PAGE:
If TEC owns them outright, then breaking with the Anglican Communion won’t affect ownership–TEC will continue with title, and those who stay with the Anglican Communion will have to do without. If TEC holds the properties in trust for the Anglican Communion, then there’s the additional legal issue of whether the trust has been terminated, and if TEC must transfer them to another corporation designated by the Anglican Communion.

    I ask because, as an attorney, it seems a bit odd to have a corporation like TEC holding its cathedrals, seminaries and endowments in trust for the Archbishop of Canterbury. When I’ve dealt with Roman Catholic real estate, it is the Diocese that holds full legal title. The Vatican may have power to appoint the bishop, but it does not have any title to diocese real estate, legal or beneficial.

    So getting the legal issue (the nature of TEC’s title) right is crucial to proper reporting. If TEC keeps the property regardless of its status with the Anglican Communion, then obviously the property isn’t the motivating factor for remaining in the Communion, either for TEC or the traditionalist dissidents.

  • Pastor M

    Wonder how concerned God really is about all this? It seems so inwardly focused.

  • bob

    The Episcopalians give communion to *ducks*. Why is it such a big deal if someone withdraws from a service they throw? What exactly is difference between being “in communion” with them or not? They aren’t part of the Church of the Nicene Creed, so why worry?

  • Deacon John M. Bresnahan

    While reading the “Get Religion” report and links on the Episcopal-Anglican turmoil, I gained a new appreciation for John Henry Newman, the Episcopal priest as well as great student and champion of the Church Fathers. The sheer rootlessnes, both doctrinally and morally, of his church finally drove him to go over to Rome.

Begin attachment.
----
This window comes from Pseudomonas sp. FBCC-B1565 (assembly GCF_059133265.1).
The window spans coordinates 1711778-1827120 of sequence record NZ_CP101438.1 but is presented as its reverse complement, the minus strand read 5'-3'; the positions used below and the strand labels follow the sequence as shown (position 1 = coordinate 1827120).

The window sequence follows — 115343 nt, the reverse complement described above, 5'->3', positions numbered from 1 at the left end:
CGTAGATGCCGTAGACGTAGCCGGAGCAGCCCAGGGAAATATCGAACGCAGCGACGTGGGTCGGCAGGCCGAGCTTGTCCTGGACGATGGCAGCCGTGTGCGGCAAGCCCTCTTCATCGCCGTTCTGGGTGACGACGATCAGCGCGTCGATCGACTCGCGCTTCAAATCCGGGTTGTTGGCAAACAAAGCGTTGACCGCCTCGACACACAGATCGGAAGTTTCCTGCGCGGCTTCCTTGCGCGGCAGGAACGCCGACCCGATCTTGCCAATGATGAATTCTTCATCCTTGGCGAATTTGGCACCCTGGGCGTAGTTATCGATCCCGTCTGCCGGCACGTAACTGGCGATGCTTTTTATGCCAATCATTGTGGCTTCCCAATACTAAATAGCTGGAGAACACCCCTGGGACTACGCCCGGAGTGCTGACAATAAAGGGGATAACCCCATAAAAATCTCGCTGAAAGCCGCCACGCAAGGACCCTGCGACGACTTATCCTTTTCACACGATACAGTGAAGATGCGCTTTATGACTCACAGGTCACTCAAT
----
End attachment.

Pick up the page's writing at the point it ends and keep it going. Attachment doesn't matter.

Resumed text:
I wonder if the MSM will ever get to some of the real history–going back to the Oxford Movement in England and further back–of the problems inherent in a Church founded on the will of a king where even today The Telegraph story implies all would be well if everyone would just be loyal to or follow the lead of the leading Anglican bishops appointed by the Queen.
    Much of this may become moot (another story not picked up by the MSM) as there are now more Catholics attending church in England on a given Sunday and Catholic Church membership is skyrocketing because of immigration from Eastern Europe and the British colonies- as well as conversions from Anglicanism -while Anglican membership is dwindling.
    The big question I would like the MSM to investigate is when is the Catholic Church in England going to demand the return of all those glorious English Catholic cathedrals–like Canterbury–to the Catholics whose ancestors built them before the Reformation ( a movement which which in many cases tried to destroy them.)

  • Stephen A.

    John’s comments are interesting, because there is active speculation that the conservative Anglicans at the Tanzania conference may very well be headed back to Rome, according to at least one report:

    http://www.timesonline.co.uk/tol/comment/faith/article1403702.ece

    I wonder if this angle will be played up in other media?

  • Tom Stanton

    John’s comments are interesting, because there is active speculation that the conservative Anglicans at the Tanzania conference may very well be headed back to Rome

    Interesting – is it a lack of faith (see the tmatt trio), forgiveness (see ++KJSs reading of Titus 3:9), or history that is really the problem?

  • Pen Brynisa

    The text of the final comunique of the Primate’s meeting has been released. The text has been posted on Anglican Centrist (www.fatherjones.com). It appears that schism has been averted yet again.

    Is the unity supposed to be rooted in doctrine, or property laws?

    Neither. It is rooted in Christ our Lord.

  • Deacon John M. Bresnahan

    After reading the father jones site I will be curious as to how the MSM covers these documents and the results of the meeting. There are just so many ways to play it. It strikes me on quick read : “Nothing really settled-each church in the communion can do as it pleases, the way opened for more Bishop Robinsons worldwide-Jefferts Schori given bigger role to promote same on the international stage. Defeat (temporarily??) of struggle to preserve orthodox-evangelical Christianity within worldwide Anglican Communion.”